# Natural Number is Transitive Set

## Theorem

Let $n$ be a natural number.

Then $n$ is a transitive set.

## Proof

The proof proceeds by induction.

For all $n \in \Z_{\ge 0}$, let $\map P n$ be the proposition:

- $n$ is a transitive set.

### Basis for the Induction

From Empty Class is Supercomplete, we have that $\O$ is supercomplete.

Thus by definition of supercomplete, $\O$ is a transitive class.

By the axiom of the empty set, $\O$ is a set.

Hence $\O$ is a transitive set.

Thus $\map P 0$ is seen to hold.

This is the basis for the induction.

### Induction Hypothesis

Now it needs to be shown that if $\map P k$ is true, where $k \ge 0$, then it logically follows that $\map P {k + 1}$ is true.

So this is the induction hypothesis:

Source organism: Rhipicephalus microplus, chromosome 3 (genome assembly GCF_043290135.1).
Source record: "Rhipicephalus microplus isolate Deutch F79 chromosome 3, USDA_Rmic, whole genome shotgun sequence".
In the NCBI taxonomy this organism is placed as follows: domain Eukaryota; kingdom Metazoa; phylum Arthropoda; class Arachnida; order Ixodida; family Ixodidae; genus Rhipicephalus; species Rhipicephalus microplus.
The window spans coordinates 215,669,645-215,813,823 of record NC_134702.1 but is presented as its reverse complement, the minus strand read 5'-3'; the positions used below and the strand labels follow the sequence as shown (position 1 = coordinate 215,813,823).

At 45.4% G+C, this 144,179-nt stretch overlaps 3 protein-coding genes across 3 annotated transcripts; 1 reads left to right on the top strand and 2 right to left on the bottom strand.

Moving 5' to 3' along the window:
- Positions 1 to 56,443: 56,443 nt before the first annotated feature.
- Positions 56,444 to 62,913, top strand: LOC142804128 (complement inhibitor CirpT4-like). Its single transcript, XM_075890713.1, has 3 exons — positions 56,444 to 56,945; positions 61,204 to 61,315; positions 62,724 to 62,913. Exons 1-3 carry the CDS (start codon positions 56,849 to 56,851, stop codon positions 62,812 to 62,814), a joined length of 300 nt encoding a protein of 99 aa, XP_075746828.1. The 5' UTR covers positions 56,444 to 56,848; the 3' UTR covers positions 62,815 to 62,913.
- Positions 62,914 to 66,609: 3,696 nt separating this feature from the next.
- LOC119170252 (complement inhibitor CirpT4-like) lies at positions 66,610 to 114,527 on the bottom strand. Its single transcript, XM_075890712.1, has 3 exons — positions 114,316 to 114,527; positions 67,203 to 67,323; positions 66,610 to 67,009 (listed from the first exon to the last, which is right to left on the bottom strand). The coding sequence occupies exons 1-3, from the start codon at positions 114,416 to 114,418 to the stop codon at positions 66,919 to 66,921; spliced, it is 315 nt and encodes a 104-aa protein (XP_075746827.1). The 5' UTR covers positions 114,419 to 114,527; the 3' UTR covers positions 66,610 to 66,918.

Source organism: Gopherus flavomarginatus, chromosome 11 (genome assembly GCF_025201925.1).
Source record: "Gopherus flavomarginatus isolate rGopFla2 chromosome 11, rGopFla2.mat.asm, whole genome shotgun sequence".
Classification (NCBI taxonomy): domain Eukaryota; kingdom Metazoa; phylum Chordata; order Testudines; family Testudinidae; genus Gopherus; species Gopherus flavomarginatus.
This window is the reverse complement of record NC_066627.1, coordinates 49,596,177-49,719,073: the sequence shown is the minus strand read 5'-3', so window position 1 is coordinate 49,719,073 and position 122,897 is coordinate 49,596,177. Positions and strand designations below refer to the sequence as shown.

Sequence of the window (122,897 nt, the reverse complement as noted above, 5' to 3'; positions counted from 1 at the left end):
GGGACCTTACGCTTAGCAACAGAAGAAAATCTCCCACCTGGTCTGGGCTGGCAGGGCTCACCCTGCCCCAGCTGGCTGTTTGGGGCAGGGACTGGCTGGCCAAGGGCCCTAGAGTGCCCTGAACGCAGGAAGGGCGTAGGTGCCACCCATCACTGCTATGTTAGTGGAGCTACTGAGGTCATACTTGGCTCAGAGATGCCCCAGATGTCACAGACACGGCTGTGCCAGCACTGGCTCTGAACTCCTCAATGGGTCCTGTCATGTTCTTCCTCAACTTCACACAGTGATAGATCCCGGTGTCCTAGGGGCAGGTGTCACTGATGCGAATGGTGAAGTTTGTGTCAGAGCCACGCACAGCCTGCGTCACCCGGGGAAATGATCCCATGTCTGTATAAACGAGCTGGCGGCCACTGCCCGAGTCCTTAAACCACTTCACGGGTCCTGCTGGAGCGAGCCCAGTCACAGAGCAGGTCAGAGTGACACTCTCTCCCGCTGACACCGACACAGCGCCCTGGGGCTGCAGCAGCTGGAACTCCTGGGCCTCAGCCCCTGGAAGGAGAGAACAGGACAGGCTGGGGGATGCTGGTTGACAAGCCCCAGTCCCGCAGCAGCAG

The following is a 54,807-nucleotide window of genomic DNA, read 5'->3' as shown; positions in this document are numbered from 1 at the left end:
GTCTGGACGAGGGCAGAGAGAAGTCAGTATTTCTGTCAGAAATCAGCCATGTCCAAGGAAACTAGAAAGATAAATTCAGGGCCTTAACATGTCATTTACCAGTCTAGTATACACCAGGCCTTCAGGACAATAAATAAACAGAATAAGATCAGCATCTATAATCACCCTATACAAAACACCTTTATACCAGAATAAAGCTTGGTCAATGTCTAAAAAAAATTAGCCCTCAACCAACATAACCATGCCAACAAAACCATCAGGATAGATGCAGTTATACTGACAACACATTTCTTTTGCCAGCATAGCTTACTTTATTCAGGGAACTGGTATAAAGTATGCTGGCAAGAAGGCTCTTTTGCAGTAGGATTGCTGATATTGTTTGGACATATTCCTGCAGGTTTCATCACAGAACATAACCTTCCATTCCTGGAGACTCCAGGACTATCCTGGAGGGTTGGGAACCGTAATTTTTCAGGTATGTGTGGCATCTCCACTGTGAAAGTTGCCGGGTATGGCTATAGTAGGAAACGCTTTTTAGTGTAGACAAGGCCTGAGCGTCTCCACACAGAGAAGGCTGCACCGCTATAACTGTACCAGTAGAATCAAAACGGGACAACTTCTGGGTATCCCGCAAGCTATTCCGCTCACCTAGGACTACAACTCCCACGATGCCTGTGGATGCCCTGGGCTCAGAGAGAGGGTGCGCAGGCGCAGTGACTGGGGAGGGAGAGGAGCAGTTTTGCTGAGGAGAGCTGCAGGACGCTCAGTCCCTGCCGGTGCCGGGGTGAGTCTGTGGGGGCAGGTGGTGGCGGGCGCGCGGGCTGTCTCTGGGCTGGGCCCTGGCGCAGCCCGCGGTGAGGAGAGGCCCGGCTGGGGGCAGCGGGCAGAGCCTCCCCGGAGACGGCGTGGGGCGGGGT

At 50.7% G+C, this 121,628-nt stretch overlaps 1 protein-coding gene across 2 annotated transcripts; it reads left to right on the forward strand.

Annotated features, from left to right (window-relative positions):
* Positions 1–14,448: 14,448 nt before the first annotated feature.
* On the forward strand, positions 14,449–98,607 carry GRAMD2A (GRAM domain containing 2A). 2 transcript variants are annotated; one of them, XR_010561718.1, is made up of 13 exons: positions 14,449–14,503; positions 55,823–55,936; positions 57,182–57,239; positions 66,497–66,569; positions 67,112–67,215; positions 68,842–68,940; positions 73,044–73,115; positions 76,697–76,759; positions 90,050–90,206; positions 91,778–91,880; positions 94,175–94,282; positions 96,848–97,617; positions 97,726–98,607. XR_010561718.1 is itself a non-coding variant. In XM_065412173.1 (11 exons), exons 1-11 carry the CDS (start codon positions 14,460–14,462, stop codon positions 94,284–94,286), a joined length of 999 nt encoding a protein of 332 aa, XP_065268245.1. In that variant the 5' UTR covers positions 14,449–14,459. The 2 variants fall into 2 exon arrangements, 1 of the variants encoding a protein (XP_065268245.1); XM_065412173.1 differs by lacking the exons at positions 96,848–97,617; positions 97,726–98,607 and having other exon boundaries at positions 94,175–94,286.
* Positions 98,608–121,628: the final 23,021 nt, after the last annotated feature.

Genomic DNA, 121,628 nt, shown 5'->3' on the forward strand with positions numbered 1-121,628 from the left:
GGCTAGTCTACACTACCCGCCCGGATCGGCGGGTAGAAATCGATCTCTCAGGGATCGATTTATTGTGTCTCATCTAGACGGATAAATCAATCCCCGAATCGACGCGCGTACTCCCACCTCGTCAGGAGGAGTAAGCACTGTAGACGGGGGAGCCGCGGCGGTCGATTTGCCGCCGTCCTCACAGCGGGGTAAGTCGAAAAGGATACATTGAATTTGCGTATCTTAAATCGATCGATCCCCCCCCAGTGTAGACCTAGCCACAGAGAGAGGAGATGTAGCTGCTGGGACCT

- $k$ is a transitive set.

from which it is to be shown that:

- $k^+$ is a transitive set.

### Induction Step

This is the induction step:

\(\ds x\) | \(\in\) | \(\ds k^+\) | ||||||||||||

\(\ds \leadsto \ \ \) | \(\ds x\) | \(\in\) | \(\ds k \cup \set k\) | |||||||||||

\(\ds \leadsto \ \ \) | \(\ds x\) | \(=\) | \(\ds k\) | |||||||||||

\(\, \ds \lor \, \) | \(\ds x\) | \(\in\) | \(\ds k\) | Definition of Transitive Set: from Induction Hypothesis |

If $x \in k$ then, because $k$ is transitive, $x \subseteq k$.

If $x = k$, then, because $k^+ = k \cup \set k$, it follows that $x \subseteq k$ by definition of union of class.

In either case:

- $x \subseteq k$

But we have $k \subseteq k^+$ by definition of union of class.

Hence:

- $x \subseteq k^+$

So $\map P k \implies \map P {k + 1}$ and the result follows by the Principle of Mathematical Induction.

Therefore:

- $\forall n \in \N: n$ is a transitive set.

$\blacksquare$

## Sources

- 2010: Raymond M. Smullyan and Melvin Fitting:
*Set Theory and the Continuum Problem*(revised ed.) ... (previous) ... (next): Chapter $3$: The Natural Numbers: $\S 3$ Derivation of the Peano postulates and other results: Theorem $3.1$